However you choose to organize the content you send, the key is to tag and track performance at the link level as often as possible and to aggregate the results in ways that give you the best insights about your audience.
At Trendline, we use an analysis report deliverable called the Content Leaderboard (see sample below). We recommend updating this report at least every three months to monitor content performance for optimization. We also suggest including new or miscellaneous content that you are testing to see how it performs against your standard categories.
At the campaign or program level, analyzing content performance by type allows you to identify best-performing (highest total click-through rate) content, both for each type and overall. These insights give you the direction you need to develop a content strategy for the messages your subscribers will value and act on.
At the subscriber level, you can develop solid strategies for content personalization and audience segmentation when you know what engages your subscribers and moves them to act.
With automation, you can create multiple editions of a single newsletter to appeal to different segments. Here are three possibilities:
Content is the key to continued engagement and subscriber retention. But not just any content will do. It must be relevant to your customer’s needs, interest, or position on the customer journey. This should be at the heart of your content development strategy.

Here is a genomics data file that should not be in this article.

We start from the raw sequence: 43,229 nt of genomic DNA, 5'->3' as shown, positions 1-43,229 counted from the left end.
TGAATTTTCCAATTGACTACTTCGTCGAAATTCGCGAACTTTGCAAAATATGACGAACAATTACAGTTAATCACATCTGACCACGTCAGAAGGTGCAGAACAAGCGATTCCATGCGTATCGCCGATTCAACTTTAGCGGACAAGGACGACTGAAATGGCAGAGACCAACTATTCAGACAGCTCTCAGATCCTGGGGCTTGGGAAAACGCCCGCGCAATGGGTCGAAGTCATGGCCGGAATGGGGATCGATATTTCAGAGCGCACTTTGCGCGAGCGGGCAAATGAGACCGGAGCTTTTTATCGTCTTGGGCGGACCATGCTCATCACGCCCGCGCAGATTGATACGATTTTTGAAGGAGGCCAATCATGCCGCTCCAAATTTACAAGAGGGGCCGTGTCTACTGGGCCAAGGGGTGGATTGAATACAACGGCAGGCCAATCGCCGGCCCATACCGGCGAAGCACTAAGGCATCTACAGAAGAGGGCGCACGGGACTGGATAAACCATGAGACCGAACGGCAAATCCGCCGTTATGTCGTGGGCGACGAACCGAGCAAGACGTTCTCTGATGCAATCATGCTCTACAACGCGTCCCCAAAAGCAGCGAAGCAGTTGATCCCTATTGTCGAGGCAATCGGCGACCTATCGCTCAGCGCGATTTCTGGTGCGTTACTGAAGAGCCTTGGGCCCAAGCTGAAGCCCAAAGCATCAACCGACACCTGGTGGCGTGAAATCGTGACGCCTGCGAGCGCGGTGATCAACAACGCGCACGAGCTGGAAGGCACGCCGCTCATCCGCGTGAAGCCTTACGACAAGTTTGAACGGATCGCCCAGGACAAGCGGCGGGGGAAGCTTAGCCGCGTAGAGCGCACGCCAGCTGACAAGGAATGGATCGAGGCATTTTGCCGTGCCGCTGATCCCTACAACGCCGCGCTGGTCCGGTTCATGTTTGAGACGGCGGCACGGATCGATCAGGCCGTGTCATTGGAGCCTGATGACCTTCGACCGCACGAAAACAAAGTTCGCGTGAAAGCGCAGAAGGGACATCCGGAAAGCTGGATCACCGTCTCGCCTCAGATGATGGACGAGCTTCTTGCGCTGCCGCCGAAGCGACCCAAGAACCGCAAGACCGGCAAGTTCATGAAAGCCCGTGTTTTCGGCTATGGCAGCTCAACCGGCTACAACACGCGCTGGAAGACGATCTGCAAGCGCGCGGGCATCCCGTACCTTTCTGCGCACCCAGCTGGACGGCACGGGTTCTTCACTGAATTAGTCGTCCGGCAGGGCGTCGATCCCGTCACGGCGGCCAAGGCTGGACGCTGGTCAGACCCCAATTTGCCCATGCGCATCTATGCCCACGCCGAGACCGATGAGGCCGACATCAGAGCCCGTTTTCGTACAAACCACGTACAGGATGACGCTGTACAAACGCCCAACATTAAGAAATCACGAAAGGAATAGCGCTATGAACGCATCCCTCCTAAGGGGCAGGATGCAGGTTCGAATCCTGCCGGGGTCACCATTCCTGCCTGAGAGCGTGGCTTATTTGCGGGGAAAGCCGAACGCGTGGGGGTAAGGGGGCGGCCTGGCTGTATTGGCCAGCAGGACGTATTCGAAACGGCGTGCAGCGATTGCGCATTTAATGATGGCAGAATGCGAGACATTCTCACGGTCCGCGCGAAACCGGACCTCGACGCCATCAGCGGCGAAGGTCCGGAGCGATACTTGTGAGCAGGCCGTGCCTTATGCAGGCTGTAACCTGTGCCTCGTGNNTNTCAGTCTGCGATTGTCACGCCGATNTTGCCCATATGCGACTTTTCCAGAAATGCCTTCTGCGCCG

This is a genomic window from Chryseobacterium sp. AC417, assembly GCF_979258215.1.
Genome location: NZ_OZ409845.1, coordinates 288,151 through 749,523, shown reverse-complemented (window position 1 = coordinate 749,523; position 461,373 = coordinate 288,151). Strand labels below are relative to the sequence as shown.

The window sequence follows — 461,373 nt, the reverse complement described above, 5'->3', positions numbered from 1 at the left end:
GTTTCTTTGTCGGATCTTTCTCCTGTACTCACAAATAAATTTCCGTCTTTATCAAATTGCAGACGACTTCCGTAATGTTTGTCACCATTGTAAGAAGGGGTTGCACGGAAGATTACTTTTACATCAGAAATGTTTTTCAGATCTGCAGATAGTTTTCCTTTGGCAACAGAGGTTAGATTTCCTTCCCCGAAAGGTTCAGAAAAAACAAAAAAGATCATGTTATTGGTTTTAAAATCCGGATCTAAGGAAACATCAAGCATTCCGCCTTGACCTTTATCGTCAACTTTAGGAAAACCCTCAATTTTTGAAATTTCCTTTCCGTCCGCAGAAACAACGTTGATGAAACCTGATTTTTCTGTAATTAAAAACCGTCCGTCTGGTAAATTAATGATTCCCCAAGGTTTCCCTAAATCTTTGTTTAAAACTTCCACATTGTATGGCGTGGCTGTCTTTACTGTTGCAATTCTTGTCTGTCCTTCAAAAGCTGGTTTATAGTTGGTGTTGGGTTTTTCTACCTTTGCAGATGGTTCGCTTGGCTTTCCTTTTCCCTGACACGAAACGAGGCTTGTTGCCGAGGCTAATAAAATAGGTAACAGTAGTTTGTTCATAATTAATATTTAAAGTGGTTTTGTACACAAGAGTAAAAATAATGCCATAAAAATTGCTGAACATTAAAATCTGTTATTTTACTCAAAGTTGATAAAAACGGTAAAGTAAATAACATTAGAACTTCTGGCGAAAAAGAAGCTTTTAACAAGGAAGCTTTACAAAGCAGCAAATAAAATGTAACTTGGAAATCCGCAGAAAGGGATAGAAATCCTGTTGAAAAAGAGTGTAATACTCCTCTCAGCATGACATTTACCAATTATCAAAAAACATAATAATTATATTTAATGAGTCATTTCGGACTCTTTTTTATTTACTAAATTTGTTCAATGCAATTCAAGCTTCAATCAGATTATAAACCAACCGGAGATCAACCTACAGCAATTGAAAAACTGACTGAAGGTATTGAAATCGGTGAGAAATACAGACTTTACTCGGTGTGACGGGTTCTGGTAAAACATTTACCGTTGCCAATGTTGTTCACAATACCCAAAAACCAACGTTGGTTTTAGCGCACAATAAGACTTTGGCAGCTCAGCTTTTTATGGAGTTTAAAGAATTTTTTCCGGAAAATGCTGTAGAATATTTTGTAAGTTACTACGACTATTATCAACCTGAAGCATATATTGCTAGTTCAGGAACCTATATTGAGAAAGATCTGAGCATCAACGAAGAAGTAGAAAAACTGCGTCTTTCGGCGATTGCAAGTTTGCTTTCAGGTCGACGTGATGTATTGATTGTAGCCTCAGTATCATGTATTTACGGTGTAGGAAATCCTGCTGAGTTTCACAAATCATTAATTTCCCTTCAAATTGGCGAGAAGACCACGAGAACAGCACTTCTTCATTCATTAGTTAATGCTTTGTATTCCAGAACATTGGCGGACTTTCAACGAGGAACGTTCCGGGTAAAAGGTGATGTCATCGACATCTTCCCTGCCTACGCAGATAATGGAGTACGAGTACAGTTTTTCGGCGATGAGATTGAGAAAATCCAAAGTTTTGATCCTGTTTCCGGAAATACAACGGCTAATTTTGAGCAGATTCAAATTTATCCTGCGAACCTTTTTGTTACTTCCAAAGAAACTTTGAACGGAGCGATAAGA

All of this takes time and effort, of course. You can’t expect to move from a simple “Buy this” message format to a complex set of automated messages that align with the steps on your customer journey overnight. Also, uncovering content ideas that are relevant to your brand and align with client interests takes creativity, testing and data.
The best tactic: Review your entire content program along with your business goals. This will show you where the “big rocks” are – the challenges you need to overcome first.
Do you need to convert more prospects into customers? Consider expanding your welcome email into an onboarding program that encourages subscribers to buy, such as linking back to your website with an incentive.
But you don’t have to limit your options to incentives, especially if you are worried about training new customers to wait for discounts before buying:
Whether you’re just starting to build up your email program, or you’re evolving it to the next level, remember that building up on content is the foundation for an email program that builds loyalty and trust with subscribers.